Making the Leap from Fix and Flip Financing to Construction Lending

Construction Lending

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Acme Loans regularly extends financing to borrowers for fix and flip projects.

A prospective borrower has approached Acme requesting a loan to fund the development of four medical buildings. Acme really wants to expand the types of loans that it makes, and the prospective borrower would be a great source of new originations. Acme decides that it will extend the requested financing. While Acme has years of experience making fix and flip loans, it has never financed a ground-up construction project. Although Acme’s lending guidelines follow industry best practices for fix and flip loans, they are not in line with those observed by construction lenders, especially in the areas of underwriting, collateral, and insurance.


Underwriting a construction loan requires a lender to engage in a deeper look at the borrower, the property, and the project, than asset-based lending.

1. Get to know the borrower.

Through the underwriting process, the lender should be able to understand whether the borrower is capable of managing the construction project, and if it is not clear that the borrower has the requisite experience, it may be time to pass on making the loan or to take steps to mitigate the potential risk. A lender should know the answer to the following questions about the borrower:

  • Has the borrower previously completed a project similar to the current one?
  • What is the borrower’s track record on construction projects, including whether the project(s) were completed on budget and in a timely manner, and does the value of the completed project meet or exceed the projected value?

2. Get to know the project.

It is critical that a lender considering a potential construction loan not only know the borrower, but also the project, including the current stage, the other parties involved with the borrower, and the anticipated construction costs. The lender should understand:

  • What is the status? Have the plans been approved and permits issued? Has a general contractor hired? Has construction commenced?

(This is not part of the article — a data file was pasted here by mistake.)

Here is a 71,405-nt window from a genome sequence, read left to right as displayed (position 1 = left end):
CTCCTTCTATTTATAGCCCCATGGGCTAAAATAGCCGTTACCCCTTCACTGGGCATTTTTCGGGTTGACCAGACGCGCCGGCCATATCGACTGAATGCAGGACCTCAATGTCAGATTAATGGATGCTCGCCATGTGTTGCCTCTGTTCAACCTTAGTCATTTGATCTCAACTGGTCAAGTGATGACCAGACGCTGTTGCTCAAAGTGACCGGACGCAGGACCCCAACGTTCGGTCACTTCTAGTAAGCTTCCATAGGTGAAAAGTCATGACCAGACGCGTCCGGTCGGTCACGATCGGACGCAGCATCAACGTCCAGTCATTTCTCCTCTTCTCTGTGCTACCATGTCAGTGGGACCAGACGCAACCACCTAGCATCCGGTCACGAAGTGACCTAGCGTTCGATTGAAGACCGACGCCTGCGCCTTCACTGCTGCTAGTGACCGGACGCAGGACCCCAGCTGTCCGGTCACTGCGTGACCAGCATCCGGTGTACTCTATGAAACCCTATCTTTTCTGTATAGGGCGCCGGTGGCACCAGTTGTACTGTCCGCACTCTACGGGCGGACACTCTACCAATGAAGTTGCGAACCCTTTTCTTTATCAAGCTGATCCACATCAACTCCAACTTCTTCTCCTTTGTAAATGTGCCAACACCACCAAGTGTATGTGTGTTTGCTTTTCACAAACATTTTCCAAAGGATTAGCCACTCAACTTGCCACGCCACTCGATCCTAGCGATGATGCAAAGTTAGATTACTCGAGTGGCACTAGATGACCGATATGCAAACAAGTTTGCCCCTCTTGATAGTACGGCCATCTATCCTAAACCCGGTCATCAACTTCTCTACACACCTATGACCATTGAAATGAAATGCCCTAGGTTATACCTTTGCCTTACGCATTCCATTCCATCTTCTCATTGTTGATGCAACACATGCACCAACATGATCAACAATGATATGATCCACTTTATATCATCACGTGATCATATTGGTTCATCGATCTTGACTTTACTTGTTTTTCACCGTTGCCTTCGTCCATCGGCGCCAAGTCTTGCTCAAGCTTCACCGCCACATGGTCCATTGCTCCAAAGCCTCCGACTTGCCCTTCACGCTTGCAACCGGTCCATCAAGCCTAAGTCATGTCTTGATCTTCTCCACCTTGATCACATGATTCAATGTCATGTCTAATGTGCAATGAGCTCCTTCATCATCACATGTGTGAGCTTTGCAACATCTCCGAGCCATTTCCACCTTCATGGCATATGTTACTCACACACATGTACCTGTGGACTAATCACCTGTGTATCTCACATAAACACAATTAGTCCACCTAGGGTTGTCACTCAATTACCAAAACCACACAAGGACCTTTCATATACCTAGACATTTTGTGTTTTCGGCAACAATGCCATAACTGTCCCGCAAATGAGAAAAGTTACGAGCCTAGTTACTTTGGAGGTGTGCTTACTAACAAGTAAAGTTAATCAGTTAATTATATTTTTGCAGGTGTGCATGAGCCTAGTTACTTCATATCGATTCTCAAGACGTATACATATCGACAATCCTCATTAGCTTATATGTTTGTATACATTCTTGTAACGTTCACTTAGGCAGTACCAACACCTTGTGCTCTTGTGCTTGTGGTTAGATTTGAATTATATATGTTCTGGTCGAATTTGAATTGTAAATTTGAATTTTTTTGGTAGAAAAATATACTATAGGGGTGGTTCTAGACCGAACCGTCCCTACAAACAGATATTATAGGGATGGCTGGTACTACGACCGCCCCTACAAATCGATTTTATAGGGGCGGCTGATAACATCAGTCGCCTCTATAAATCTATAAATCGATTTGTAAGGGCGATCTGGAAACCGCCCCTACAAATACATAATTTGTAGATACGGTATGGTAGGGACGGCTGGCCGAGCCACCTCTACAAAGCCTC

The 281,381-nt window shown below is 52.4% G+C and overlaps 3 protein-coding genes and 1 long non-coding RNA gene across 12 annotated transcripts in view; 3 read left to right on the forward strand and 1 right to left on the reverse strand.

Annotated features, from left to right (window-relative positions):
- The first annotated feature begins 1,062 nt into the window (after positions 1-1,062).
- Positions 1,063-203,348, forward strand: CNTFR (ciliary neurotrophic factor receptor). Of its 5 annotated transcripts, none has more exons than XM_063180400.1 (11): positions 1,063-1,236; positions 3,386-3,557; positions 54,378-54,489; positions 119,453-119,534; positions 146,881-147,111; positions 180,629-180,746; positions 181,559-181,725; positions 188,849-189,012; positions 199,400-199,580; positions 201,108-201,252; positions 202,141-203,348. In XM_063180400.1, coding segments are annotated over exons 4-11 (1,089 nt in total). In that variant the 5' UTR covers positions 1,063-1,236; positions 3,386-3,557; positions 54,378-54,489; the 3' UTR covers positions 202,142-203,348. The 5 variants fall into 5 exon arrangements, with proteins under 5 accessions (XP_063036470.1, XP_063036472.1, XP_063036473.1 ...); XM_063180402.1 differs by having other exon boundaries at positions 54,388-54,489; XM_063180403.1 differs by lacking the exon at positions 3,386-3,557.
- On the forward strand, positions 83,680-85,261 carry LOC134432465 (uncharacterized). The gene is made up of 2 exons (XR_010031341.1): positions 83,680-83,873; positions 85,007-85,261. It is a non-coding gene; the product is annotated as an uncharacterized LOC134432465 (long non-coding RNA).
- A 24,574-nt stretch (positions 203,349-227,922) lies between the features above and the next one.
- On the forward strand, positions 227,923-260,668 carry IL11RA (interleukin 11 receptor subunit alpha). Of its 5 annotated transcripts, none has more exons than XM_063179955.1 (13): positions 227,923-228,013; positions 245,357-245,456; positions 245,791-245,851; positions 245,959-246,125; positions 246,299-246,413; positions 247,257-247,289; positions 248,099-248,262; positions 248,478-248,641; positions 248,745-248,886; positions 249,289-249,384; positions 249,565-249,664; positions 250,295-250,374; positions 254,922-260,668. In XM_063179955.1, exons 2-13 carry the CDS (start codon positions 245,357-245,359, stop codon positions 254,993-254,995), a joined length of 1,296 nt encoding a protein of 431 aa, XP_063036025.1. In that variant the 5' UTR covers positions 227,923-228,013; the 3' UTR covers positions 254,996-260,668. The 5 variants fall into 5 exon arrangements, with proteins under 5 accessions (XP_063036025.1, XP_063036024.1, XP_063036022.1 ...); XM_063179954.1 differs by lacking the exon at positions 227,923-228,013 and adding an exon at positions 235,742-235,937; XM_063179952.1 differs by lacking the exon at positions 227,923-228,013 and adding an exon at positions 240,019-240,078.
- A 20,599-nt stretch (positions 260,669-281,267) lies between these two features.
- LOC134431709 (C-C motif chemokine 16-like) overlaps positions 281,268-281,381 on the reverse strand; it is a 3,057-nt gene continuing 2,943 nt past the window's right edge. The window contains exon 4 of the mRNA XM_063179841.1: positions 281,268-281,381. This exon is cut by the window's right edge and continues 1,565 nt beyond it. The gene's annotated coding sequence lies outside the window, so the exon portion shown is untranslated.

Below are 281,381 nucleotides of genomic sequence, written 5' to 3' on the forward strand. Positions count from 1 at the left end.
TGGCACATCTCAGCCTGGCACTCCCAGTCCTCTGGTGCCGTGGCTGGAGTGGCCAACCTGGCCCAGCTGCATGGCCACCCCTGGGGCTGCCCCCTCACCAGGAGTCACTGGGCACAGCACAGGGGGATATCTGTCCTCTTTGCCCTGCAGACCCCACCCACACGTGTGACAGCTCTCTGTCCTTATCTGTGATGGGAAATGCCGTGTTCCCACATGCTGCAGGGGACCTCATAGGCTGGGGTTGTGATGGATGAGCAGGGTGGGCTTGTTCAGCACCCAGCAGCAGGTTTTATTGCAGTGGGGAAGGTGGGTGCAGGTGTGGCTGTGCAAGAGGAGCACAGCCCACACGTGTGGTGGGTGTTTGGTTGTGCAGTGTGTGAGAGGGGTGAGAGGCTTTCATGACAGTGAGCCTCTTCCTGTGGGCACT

• Does the borrower own the real property, plans, permits, utility rights, and other development related assets? If not, who does and why is it not the borrower? All contracts, plans, permits, and any other construction-related documents should be requested from the borrower.
  • Is the requested financing and/or proposed budget and draw schedule consistent with the scope of work?
  • If it is mid-construction, what is left? Can the project be completed within the budget? Are there mechanic’s liens? Has the quality of work to date been reviewed?

3. Mitigate.

Remember, no borrower or project is perfect, but there are things that a lender can do to mitigate the risks associated with a less than perfect borrower or project.

  • Require the borrower to have “skin in the game” by investing his or her own funds in the project, which funds shall be the first used prior to drawing off your loan.
  • Limit the timing and number of draws.
  • Set progress benchmarks and strictly enforce them.
  • Factor soft costs and contingencies into the budget if they are not already included.
  • Require additional collateral.


There are two main reasons that a construction lender wants to take a given piece of collateral to secure its loan. First, adequate security will minimize or possibly eliminate losses resulting from a failed project. Second, and just as important, requiring the pledge of the right security will position the lender to step in and ensure that a project is completed upon an event of default.

Examples of collateral aimed at transitioning a project to the lender, include:

  • Collateral Assignment of Plans, Permits, and Utility Rights.
  • Collateral Assignment of Construction Contracts (especially the general contractor’s agreement).
  • Construction Materials.